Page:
The Istanbul Protocol
The Manual on the Effective Investigation and Documentation of Torture and Other Cruel, Inhuman or Degrading Treatment or Punishment, in popular terms “the Istanbul Protocol”, contains internationally recognised standards and procedures on how to recognise and document symptoms of torture so the documentation may serve as valid evidence in court.
As such, the Istanbul Protocol provides useful guidance for doctors and lawyers who want to investigate whether or not a person has been tortured and report the findings to the judiciary and any other investigative bodies.
The Istanbul Protocol is a non-binding document. However, international law obliges governments to investigate and document incidents of torture and other forms of ill-treatment and to punish those responsible in a comprehensive, effective, prompt and impartial manner. The Istanbul Protocol is a tool for doing this.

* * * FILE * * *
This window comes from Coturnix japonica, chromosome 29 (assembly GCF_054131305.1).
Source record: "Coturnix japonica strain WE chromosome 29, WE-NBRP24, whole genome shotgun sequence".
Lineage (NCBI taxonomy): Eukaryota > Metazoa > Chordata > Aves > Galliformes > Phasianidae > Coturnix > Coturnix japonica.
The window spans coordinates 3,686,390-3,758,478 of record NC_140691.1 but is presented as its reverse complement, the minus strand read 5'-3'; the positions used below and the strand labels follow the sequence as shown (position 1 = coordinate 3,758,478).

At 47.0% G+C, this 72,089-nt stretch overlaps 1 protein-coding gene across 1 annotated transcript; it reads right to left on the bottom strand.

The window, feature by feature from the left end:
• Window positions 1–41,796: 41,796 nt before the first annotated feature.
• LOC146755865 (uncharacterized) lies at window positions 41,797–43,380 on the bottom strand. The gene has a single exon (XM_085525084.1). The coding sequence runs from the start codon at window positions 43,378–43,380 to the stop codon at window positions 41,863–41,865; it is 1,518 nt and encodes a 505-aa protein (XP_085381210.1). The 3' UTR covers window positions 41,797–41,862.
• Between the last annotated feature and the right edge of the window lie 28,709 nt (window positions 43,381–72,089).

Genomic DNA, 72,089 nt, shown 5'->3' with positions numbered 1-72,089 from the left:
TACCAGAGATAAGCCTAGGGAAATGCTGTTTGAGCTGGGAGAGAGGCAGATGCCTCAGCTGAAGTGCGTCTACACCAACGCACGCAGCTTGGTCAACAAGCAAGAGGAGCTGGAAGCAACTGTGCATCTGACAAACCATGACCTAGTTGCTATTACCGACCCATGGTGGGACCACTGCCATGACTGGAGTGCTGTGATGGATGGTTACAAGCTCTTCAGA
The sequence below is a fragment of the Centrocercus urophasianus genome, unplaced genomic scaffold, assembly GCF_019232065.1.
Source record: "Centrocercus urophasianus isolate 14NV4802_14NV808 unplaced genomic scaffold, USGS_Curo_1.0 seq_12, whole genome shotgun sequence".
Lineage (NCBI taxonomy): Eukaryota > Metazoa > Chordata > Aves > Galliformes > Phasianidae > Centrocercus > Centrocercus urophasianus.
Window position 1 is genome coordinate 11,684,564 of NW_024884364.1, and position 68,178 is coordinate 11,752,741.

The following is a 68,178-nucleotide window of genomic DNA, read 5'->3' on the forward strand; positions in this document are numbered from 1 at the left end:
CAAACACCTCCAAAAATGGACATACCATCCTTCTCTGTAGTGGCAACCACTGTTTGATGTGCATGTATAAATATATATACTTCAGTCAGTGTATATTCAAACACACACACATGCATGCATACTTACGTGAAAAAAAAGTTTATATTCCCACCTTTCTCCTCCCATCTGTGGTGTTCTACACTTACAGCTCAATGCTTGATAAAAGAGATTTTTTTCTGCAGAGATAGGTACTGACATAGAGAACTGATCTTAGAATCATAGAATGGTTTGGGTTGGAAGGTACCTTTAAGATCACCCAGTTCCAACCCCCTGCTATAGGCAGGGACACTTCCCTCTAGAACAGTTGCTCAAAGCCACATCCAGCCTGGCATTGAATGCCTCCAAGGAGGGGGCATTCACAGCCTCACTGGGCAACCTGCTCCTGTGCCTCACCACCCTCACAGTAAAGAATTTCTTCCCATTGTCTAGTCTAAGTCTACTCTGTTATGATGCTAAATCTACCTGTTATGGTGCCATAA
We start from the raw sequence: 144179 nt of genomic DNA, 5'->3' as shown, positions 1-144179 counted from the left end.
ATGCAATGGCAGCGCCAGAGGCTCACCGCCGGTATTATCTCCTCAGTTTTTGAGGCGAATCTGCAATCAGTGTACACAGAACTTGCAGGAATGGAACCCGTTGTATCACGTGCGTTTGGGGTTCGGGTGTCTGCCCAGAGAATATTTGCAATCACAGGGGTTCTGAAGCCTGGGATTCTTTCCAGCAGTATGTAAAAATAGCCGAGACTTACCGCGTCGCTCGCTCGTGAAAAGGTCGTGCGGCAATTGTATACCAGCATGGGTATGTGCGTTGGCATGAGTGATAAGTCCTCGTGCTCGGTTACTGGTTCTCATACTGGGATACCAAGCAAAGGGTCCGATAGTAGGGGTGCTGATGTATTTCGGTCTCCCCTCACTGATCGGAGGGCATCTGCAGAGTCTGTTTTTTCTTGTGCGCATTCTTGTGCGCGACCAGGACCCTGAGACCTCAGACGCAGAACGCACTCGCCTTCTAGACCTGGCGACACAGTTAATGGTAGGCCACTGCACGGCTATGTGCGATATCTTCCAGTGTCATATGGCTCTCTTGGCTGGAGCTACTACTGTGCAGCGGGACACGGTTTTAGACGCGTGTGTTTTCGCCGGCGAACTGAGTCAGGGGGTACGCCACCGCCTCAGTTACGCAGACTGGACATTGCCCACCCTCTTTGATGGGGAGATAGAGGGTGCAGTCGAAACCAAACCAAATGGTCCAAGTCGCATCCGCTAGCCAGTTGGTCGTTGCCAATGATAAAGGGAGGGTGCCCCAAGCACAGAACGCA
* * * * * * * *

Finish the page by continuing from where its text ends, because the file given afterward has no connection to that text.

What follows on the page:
The Istanbul Protocol was drafted by more than 75 experts in law, health and human rights during three years of collective effort involving more than 40 different organisations including the IRCT. The extensive work was initiated and coordinated by the Human Rights Foundation of Turkey (HRFT) and the Physicians for Human Rights USA (PHR USA).